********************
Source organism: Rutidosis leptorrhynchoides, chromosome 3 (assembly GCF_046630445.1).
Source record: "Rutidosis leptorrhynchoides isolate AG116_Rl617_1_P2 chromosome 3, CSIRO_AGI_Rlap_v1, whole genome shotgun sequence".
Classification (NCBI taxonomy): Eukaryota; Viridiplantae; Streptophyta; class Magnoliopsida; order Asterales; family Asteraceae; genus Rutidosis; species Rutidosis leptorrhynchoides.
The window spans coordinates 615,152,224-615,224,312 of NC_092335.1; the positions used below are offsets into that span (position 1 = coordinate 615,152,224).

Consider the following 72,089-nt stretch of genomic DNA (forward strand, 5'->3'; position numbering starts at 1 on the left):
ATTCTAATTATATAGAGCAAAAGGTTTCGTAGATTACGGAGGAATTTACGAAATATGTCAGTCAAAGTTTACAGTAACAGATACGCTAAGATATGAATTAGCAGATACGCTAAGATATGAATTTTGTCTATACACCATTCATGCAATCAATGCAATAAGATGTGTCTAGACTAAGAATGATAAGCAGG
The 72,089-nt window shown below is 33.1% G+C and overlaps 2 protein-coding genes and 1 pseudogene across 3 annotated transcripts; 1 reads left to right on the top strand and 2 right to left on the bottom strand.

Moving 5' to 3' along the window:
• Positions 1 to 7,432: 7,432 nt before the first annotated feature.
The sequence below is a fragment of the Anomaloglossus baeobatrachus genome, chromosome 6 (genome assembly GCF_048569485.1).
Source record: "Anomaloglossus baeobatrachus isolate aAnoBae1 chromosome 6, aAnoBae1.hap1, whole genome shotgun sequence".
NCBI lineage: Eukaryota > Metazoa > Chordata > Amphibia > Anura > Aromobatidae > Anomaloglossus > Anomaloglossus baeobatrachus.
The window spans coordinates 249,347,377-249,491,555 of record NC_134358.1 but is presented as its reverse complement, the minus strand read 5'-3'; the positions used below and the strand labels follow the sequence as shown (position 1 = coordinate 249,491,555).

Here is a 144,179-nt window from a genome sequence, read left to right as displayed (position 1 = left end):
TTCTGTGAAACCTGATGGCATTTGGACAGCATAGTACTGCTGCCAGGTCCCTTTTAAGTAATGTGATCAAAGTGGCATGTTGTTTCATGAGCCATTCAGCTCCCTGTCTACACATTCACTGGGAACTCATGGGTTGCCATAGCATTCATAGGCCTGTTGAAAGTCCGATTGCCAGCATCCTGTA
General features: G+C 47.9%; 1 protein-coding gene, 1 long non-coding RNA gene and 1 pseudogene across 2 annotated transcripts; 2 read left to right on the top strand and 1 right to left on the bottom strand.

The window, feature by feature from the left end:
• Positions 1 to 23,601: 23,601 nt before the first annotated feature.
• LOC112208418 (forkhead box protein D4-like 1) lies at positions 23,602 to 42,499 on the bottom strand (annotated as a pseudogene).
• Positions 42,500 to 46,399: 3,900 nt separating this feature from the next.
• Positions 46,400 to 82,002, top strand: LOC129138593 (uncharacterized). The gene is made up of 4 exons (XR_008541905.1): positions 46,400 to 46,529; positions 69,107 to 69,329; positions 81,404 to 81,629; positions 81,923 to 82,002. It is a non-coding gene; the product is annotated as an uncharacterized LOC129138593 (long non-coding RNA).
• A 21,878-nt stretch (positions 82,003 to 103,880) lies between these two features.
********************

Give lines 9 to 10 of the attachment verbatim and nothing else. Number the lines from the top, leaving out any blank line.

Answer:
• Positions 1 to 7,432: 7,432 nt before the first annotated feature.
The sequence below is a fragment of the Anomaloglossus baeobatrachus genome, chromosome 6 (genome assembly GCF_048569485.1).